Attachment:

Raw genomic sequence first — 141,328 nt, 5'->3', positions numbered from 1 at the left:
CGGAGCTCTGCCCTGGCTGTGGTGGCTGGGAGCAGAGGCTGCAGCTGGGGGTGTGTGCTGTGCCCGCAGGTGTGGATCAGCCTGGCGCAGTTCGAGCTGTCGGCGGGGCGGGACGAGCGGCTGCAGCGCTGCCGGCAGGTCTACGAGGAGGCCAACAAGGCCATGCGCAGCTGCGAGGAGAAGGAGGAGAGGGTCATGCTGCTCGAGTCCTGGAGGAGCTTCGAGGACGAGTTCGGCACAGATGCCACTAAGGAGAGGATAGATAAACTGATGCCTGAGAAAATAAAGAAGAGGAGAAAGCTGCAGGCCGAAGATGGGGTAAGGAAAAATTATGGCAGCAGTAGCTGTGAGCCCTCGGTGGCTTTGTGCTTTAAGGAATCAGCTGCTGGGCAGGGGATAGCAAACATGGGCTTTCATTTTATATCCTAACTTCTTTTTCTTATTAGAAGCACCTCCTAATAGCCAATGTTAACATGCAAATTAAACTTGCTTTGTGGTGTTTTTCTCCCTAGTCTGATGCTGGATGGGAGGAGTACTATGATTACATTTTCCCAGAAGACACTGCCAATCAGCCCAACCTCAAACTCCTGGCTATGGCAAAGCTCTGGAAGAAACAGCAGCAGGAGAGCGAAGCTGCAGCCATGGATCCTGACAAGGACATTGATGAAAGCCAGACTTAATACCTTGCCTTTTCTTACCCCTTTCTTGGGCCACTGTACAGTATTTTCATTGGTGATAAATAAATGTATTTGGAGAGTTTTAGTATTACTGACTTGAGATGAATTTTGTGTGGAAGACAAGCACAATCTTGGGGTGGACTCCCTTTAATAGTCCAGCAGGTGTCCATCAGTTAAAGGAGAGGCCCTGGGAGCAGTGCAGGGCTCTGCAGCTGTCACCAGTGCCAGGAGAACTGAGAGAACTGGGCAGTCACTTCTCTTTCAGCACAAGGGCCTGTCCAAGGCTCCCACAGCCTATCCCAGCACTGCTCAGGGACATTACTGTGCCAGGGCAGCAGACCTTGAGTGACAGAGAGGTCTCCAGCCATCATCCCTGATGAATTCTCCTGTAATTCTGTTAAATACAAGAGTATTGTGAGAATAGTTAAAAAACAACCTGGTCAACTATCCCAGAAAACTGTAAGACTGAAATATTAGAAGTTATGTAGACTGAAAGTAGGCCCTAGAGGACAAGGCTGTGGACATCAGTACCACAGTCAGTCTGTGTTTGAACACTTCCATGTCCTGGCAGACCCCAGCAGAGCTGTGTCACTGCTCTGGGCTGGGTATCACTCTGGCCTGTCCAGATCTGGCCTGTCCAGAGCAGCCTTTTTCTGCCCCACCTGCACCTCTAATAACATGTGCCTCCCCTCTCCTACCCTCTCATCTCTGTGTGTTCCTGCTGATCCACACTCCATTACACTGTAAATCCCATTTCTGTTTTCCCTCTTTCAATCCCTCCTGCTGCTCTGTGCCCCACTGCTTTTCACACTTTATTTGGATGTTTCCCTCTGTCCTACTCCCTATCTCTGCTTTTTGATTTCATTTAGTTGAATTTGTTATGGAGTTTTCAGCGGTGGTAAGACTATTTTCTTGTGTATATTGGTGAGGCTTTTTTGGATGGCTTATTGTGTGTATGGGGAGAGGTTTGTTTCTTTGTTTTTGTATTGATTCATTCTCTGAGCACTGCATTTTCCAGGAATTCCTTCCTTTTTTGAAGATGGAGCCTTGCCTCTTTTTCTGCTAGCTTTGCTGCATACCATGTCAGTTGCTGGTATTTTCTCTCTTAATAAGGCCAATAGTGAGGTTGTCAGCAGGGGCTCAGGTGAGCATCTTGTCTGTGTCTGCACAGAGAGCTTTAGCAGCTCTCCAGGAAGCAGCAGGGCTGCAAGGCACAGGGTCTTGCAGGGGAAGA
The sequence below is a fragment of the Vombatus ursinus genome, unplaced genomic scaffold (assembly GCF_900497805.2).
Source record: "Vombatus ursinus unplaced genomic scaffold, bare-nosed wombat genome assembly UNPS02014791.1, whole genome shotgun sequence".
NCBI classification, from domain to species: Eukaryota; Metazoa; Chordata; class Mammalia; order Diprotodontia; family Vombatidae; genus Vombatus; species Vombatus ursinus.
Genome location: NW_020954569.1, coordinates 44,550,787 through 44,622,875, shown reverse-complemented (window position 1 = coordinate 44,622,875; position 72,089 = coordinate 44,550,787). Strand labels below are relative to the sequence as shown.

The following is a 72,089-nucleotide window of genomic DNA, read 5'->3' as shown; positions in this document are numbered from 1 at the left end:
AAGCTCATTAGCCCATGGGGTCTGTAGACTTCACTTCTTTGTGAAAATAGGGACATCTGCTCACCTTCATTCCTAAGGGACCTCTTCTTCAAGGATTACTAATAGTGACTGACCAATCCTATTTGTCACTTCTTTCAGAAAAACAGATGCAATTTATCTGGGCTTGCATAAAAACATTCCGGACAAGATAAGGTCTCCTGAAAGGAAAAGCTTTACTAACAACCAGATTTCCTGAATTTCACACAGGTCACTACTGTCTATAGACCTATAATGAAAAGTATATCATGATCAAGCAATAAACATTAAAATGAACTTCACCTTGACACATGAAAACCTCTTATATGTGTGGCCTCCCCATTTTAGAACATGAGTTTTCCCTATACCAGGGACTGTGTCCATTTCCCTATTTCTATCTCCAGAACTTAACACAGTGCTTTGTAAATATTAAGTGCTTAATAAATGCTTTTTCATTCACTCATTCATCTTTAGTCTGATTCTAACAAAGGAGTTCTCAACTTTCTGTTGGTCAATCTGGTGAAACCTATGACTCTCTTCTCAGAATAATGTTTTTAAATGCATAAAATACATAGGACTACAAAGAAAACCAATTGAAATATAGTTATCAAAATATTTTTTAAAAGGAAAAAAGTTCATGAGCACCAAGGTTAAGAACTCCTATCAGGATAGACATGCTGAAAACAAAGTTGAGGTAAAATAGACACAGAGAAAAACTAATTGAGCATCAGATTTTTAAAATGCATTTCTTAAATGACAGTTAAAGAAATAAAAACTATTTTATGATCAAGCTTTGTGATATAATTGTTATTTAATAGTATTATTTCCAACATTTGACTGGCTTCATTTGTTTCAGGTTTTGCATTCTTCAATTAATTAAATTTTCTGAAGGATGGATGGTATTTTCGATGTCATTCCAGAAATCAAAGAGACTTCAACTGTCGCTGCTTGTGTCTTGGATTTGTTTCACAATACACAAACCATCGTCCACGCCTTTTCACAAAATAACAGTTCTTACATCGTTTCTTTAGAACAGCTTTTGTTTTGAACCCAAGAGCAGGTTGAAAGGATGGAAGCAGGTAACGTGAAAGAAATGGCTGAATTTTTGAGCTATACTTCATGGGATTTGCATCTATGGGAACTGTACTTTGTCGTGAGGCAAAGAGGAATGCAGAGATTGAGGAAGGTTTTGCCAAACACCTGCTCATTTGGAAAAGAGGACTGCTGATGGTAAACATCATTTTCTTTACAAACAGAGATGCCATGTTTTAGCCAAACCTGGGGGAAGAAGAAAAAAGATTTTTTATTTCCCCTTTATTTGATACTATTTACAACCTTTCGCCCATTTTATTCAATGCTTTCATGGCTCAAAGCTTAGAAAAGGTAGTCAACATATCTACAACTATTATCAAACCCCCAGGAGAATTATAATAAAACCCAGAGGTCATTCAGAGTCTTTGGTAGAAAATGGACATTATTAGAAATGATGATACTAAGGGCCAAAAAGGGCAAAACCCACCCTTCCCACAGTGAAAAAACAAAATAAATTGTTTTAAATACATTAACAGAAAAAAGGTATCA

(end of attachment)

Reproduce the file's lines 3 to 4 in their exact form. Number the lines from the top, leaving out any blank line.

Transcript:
The sequence below is a fragment of the Vombatus ursinus genome, unplaced genomic scaffold (assembly GCF_900497805.2).
Source record: "Vombatus ursinus unplaced genomic scaffold, bare-nosed wombat genome assembly UNPS02014791.1, whole genome shotgun sequence".